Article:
Today dawned and for the first time this year the sky was clear and it was actually warm. To take advantage of the weather I decided it was time to do a decent length walk down on the Gower. We started off at Penrice castle, headed along the coast past Oxwich Bay and on to Three Cliffs. The return route took us inland along Cefn Bryn, which is what I like to think of as the spine of the Gower. The weather was incredibly hazy but I managed to get a few pictures. A return visit is on the cards so hopefully I will be able to properly portray the majesty of the views. On a clear day you should be able to see pretty much all of the Gower with the exception of the area towards Rhossili. Maybe a panorama is on the cards?
During the walk spring was definitely in the air with the area around Penrice fit to bursting with calling male Pheasants. Also making their presence heard were the Chiffcahffs, back in force from their wintering locations across Europe. Always a difficult bird to spot in the tree tops a few very obliging individuals came close enough to allow good observations. Unfortunately they were a bit too flighty for photographs so I will have to try again before the leaves start to appear on the trees and make the whole exercise futile. Also in the woods next to Penrice I saw my first Mistle Thrush of the year. I suspect that I saw at least another couple flying around in the area but the birds were using the extensive Ivy cover to their advantage. Along the cliffs we were treated to several Buzzards and a Kestrel who seemingly had no fear of humans as it flew past at head hight looking for prey. Further signs of spring were present up on Cefn Bryn with a couple of Skylarks singing their hearts out. Also seen singing for the first time this year were a flock of thirty or so Linnets in Mill Woods. They were very much still in their winter plumage but the red colouring was already developing on the males. Last year Rhossili proved to be a very good location to see these birds so I will be down their with my camera over the next few months.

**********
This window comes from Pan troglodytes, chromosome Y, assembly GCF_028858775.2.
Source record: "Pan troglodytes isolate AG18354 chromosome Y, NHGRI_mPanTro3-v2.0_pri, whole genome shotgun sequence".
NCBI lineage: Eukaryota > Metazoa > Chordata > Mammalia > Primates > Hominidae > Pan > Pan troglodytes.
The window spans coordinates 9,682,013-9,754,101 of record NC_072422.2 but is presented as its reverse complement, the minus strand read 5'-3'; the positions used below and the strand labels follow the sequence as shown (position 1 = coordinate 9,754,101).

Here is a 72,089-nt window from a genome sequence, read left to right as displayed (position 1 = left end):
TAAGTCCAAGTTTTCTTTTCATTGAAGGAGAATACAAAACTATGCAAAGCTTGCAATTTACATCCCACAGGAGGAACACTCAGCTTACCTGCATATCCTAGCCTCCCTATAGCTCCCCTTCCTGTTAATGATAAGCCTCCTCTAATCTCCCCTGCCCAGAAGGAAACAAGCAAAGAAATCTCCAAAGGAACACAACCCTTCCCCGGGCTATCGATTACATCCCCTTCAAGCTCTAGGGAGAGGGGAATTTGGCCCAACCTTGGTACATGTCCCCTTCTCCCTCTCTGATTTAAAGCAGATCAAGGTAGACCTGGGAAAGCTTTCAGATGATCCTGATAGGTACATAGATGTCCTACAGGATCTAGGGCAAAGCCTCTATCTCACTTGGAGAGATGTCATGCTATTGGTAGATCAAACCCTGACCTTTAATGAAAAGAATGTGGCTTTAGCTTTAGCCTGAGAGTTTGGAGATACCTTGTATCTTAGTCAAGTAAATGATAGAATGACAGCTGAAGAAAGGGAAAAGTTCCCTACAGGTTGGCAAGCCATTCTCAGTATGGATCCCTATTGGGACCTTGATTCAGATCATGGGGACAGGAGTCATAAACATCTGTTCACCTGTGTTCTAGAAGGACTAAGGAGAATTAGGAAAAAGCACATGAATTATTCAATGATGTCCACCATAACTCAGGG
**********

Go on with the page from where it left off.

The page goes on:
Elsewhere on the walk were a few far less common sights. These included a bride and groom strolling out into a field on the hillside behind Three Cliffs, and a paramedic crew carrying all their gear and still managing to power up the hill to the top of Cefn Bryn faster than us. As it turned out a rider had been thrown from a horse and was clearly in some discomfort. We gave the area a wide berth as the horse looked and sounded like it was not in the mood to be messed with. It really is amazing the things that you see whilst out and about in the great British countryside.